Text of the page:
Earlier today, Alternative Press confirmed that once upon a time, a then up-and-coming punk band named Chiodos
rigged our system. More specifically, they were savvy at coding and realized a fault in our Top Charts system of yesteryear. Guitarist Pat McManaman revealed his full strategy in an e-mail
to Alternative Press, and we've got to say, dude knows his way around the cybersphere. In the e-mail, he gives a detailed account of how the band finagled their way into our top charts, and while our charts and such have been modified for years now [seriously, these steps won't work for your band], it's interesting for us to hear how they were learning our system right along with us.
Following the demise of popular music sharing service MP3.com, PureVolume officially launched December 2, 2003, and as McManaman wonderfully puts it, "you had to re-upload your music [here], or be a dinosaur." During those early days, PV was busting out features left and right, and true to McManaman's word, there were "a list of things [we] did wrong that allowed bands to maximize plays by cheating." Our daily Top 15 Artists Per Play, Per Day chart only fueled that. Over the course of three months, Chiodos learned how to work the system while we learned how to tighten it so as to prevent such free-for-alls. By the time we ironed out these kinks, they had been discovered by an A&R representative at Equal Vision Records. Which brings us to the most important part...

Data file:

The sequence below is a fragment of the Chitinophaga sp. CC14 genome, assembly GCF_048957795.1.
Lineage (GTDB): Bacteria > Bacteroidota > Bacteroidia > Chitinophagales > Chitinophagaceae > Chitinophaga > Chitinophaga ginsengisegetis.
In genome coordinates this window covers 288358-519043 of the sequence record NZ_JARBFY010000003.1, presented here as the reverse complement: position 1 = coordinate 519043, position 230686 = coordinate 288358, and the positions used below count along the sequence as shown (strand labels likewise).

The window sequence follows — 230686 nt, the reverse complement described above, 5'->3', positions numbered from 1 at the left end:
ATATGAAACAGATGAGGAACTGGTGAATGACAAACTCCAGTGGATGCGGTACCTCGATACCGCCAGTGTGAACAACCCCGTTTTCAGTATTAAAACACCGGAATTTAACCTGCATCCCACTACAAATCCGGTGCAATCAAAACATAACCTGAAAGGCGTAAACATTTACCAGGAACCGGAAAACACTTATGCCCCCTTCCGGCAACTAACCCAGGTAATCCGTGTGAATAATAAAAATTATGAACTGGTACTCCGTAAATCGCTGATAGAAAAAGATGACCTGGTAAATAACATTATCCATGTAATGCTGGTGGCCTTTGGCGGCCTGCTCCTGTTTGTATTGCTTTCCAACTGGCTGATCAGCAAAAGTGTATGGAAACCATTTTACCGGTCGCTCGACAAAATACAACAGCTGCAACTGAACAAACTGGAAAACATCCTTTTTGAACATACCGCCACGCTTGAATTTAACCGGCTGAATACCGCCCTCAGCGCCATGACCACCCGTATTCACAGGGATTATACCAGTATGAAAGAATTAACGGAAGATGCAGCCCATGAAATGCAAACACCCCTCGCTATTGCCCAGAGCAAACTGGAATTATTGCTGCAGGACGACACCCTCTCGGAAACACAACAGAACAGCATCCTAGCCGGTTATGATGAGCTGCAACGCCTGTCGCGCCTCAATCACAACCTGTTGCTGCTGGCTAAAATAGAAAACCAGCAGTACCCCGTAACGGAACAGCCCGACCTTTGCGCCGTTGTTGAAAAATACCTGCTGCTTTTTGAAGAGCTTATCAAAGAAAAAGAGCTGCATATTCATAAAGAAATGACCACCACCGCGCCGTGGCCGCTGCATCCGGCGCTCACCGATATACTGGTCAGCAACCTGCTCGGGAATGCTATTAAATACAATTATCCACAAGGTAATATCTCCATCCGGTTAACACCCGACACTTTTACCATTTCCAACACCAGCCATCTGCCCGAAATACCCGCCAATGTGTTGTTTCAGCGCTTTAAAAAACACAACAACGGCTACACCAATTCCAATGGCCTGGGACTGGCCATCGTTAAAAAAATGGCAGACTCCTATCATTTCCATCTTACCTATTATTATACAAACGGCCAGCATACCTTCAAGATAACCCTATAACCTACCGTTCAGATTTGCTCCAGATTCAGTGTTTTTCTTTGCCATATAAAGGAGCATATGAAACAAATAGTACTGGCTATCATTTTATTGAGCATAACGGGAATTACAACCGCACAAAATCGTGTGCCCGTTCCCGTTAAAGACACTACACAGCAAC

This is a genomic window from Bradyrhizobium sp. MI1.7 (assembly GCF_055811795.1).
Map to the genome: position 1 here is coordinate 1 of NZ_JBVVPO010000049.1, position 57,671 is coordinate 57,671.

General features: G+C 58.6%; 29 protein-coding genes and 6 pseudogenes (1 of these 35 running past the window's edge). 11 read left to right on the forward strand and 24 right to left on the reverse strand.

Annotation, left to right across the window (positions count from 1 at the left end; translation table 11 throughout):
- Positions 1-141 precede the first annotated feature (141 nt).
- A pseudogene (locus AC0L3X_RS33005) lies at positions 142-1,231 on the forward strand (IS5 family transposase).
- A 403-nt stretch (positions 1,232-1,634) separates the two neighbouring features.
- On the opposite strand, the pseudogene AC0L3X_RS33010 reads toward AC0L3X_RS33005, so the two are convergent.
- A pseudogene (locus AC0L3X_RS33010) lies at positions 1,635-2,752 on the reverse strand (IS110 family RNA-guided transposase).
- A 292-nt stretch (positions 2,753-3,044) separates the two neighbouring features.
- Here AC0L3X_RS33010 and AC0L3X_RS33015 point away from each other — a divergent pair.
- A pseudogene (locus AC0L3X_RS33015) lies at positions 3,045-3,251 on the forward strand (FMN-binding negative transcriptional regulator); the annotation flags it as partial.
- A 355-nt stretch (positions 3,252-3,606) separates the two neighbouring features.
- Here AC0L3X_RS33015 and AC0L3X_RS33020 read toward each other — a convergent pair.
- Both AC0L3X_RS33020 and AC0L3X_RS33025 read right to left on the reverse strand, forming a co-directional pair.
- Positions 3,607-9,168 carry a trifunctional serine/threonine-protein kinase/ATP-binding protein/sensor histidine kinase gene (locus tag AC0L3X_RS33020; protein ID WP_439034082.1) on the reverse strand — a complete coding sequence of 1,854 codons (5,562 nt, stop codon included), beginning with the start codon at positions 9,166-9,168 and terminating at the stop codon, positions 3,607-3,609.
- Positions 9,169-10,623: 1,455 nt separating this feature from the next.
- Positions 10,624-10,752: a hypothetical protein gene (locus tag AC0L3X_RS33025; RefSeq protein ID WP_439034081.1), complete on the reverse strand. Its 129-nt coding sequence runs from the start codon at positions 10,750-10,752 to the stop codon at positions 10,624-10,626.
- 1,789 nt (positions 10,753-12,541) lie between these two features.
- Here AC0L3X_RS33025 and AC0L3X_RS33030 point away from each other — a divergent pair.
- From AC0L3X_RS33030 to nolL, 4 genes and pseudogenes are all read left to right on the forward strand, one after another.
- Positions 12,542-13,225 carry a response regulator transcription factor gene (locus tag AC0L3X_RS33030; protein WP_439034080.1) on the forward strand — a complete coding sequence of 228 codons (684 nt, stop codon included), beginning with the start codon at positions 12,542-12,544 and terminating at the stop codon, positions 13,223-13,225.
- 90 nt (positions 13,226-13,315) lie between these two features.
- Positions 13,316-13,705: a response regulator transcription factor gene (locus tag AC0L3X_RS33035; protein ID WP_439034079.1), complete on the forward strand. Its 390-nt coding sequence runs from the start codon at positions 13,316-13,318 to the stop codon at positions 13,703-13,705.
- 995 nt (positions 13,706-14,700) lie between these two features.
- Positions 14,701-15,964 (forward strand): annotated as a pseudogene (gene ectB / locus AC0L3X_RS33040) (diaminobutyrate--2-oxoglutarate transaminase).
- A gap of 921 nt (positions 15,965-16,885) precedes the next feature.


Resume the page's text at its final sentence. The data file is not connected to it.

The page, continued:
PureVolume has always been about the discovery and promotion of new music. We love letting the world in on those best-kept musical secrets that deserve full-fledged exposure, and the early years of Chiodos' career is a prime example. It goes without saying that these dudes would've ended up on top whether or not they knew how to rig our charts, but if their stay on those same charts still ended up gaining them the attention they deserved, how could we hate on that?
So Chiodos, we forgive you — and we kind of admire your perseverance during that shaky ride to the top. While we don't necessarily condone working the system in such a way [as McManaman himself admitted in his e-mail: "I don't encourage doing stuff like this."], we hope that your own band will find honest ways to utilize PureVolume to gain exposure, an increased fanbase, and maybe even a label's attention. Chiodos has had an incredible run with PV from the very beginning, and we wish them nothing but the best now and always.